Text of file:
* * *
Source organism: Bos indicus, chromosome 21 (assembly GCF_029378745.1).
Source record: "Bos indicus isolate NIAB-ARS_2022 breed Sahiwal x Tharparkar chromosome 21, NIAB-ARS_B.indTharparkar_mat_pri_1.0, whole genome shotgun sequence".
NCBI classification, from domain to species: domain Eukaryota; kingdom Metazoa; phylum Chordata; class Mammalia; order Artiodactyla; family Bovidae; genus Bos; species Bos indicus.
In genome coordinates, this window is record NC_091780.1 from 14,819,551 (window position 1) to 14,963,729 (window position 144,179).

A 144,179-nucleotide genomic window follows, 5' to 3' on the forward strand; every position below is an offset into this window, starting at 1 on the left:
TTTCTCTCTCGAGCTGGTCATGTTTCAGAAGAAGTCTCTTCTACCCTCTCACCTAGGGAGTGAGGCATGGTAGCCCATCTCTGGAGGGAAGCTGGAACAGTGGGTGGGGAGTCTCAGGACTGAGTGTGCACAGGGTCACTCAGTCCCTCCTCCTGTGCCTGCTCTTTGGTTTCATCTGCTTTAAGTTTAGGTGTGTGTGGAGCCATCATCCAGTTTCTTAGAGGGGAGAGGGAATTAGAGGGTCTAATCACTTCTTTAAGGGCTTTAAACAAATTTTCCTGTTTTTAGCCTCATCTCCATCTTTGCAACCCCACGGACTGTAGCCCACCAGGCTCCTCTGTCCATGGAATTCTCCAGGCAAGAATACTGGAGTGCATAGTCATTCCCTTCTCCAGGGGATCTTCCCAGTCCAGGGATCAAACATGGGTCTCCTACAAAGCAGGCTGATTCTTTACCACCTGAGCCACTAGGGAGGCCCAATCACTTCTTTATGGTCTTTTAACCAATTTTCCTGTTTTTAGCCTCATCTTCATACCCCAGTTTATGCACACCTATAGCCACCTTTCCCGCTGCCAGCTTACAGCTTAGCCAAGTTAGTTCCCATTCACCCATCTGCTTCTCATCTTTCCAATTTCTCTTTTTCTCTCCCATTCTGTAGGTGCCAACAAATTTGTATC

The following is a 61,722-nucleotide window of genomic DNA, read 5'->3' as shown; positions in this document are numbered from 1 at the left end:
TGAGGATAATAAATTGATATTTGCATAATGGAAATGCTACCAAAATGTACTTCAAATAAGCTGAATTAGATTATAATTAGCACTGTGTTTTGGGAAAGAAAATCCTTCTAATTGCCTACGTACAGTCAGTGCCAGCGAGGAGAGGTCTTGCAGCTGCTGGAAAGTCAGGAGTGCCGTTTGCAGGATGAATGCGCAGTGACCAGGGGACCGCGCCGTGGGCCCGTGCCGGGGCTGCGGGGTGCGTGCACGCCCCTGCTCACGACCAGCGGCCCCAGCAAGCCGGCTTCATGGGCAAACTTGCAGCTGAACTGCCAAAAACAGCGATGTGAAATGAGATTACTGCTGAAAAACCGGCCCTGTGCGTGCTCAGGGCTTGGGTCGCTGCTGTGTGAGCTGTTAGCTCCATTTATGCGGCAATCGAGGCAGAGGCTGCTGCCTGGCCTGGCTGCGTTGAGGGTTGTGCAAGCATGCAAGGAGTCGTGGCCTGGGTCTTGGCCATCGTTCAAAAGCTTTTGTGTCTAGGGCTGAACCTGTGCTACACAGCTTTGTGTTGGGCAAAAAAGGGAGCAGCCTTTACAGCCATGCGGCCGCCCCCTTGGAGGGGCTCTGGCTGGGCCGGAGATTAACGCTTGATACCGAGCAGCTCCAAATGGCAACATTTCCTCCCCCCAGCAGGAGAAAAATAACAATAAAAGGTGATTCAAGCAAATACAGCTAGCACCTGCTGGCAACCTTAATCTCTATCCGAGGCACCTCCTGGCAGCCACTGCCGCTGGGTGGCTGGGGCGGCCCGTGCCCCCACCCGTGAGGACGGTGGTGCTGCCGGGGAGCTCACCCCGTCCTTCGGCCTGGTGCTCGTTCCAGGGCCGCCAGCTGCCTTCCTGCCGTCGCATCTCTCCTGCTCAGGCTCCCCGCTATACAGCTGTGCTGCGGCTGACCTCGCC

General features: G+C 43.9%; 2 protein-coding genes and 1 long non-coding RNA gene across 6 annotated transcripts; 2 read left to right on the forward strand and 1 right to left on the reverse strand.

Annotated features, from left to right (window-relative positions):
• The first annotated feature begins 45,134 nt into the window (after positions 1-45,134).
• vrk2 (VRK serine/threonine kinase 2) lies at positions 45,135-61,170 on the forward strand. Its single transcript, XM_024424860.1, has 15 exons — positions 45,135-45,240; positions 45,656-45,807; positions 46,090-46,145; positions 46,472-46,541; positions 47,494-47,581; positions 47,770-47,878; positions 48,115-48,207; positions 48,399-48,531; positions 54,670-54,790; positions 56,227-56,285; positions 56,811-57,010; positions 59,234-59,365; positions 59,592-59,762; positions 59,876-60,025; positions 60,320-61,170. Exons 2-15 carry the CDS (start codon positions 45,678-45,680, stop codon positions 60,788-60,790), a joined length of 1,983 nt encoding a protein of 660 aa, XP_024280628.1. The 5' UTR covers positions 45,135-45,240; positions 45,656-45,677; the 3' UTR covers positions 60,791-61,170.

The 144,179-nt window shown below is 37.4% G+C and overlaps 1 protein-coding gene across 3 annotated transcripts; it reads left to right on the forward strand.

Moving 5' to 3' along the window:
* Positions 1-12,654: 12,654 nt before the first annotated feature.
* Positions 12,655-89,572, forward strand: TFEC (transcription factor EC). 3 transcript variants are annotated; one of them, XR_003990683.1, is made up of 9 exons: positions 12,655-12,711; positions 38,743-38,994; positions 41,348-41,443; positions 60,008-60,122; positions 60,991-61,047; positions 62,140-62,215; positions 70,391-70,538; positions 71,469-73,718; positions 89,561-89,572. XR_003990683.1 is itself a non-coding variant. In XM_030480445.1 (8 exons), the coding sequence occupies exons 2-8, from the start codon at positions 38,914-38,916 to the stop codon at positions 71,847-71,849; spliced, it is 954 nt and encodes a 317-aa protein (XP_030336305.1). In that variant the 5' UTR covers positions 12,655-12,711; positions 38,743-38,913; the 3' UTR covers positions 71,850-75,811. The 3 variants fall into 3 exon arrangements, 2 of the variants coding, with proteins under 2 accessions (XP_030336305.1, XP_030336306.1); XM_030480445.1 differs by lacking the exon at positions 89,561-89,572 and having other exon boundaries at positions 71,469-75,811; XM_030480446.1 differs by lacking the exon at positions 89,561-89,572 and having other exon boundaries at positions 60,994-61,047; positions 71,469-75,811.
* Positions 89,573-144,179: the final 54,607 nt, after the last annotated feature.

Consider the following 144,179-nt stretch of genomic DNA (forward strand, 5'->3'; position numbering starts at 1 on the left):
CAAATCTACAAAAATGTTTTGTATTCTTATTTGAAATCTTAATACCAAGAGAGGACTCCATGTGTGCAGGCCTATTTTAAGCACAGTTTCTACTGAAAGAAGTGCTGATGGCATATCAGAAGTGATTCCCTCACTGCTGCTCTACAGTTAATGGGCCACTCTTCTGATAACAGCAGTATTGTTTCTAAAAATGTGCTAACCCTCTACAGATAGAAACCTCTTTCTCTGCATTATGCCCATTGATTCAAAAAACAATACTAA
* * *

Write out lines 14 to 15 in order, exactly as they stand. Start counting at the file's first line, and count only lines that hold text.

Moving 5' to 3' along the window:
* Positions 1-12,654: 12,654 nt before the first annotated feature.